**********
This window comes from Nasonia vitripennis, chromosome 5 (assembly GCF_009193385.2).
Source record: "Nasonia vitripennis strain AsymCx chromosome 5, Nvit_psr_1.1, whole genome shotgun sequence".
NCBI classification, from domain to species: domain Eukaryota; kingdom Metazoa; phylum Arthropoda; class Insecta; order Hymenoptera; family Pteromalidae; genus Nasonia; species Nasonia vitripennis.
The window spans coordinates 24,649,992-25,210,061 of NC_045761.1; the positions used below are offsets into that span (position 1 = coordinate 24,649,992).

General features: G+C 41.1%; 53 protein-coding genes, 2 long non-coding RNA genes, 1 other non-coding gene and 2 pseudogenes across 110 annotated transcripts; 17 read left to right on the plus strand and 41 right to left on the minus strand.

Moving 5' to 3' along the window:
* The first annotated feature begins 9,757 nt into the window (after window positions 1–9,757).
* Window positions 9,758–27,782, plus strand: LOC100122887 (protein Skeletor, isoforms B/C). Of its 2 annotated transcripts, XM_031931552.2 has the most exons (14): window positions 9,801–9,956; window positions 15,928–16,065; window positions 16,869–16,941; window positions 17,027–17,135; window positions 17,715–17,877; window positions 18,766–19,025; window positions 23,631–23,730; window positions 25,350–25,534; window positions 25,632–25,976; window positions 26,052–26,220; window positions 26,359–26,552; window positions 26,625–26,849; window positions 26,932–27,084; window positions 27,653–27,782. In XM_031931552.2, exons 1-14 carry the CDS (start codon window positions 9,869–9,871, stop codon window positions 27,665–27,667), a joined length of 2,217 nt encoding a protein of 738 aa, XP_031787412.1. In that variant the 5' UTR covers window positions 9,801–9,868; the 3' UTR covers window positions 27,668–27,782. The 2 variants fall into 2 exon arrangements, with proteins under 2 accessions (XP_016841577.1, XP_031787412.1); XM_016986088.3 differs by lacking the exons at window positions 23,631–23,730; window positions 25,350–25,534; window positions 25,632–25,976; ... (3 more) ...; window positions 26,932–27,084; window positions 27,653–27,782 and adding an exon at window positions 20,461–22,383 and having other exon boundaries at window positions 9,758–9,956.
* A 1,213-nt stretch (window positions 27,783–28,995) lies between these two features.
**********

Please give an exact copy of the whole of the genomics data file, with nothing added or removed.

This window comes from Nasonia vitripennis, chromosome 5 (assembly GCF_009193385.2).
Source record: "Nasonia vitripennis strain AsymCx chromosome 5, Nvit_psr_1.1, whole genome shotgun sequence".
NCBI classification, from domain to species: domain Eukaryota; kingdom Metazoa; phylum Arthropoda; class Insecta; order Hymenoptera; family Pteromalidae; genus Nasonia; species Nasonia vitripennis.
The window spans coordinates 24,649,992-25,210,061 of NC_045761.1; the positions used below are offsets into that span (position 1 = coordinate 24,649,992).

General features: G+C 41.1%; 53 protein-coding genes, 2 long non-coding RNA genes, 1 other non-coding gene and 2 pseudogenes across 110 annotated transcripts; 17 read left to right on the plus strand and 41 right to left on the minus strand.

Moving 5' to 3' along the window:
* The first annotated feature begins 9,757 nt into the window (after window positions 1–9,757).
* Window positions 9,758–27,782, plus strand: LOC100122887 (protein Skeletor, isoforms B/C). Of its 2 annotated transcripts, XM_031931552.2 has the most exons (14): window positions 9,801–9,956; window positions 15,928–16,065; window positions 16,869–16,941; window positions 17,027–17,135; window positions 17,715–17,877; window positions 18,766–19,025; window positions 23,631–23,730; window positions 25,350–25,534; window positions 25,632–25,976; window positions 26,052–26,220; window positions 26,359–26,552; window positions 26,625–26,849; window positions 26,932–27,084; window positions 27,653–27,782. In XM_031931552.2, exons 1-14 carry the CDS (start codon window positions 9,869–9,871, stop codon window positions 27,665–27,667), a joined length of 2,217 nt encoding a protein of 738 aa, XP_031787412.1. In that variant the 5' UTR covers window positions 9,801–9,868; the 3' UTR covers window positions 27,668–27,782. The 2 variants fall into 2 exon arrangements, with proteins under 2 accessions (XP_016841577.1, XP_031787412.1); XM_016986088.3 differs by lacking the exons at window positions 23,631–23,730; window positions 25,350–25,534; window positions 25,632–25,976; ... (3 more) ...; window positions 26,932–27,084; window positions 27,653–27,782 and adding an exon at window positions 20,461–22,383 and having other exon boundaries at window positions 9,758–9,956.
* A 1,213-nt stretch (window positions 27,783–28,995) lies between these two features.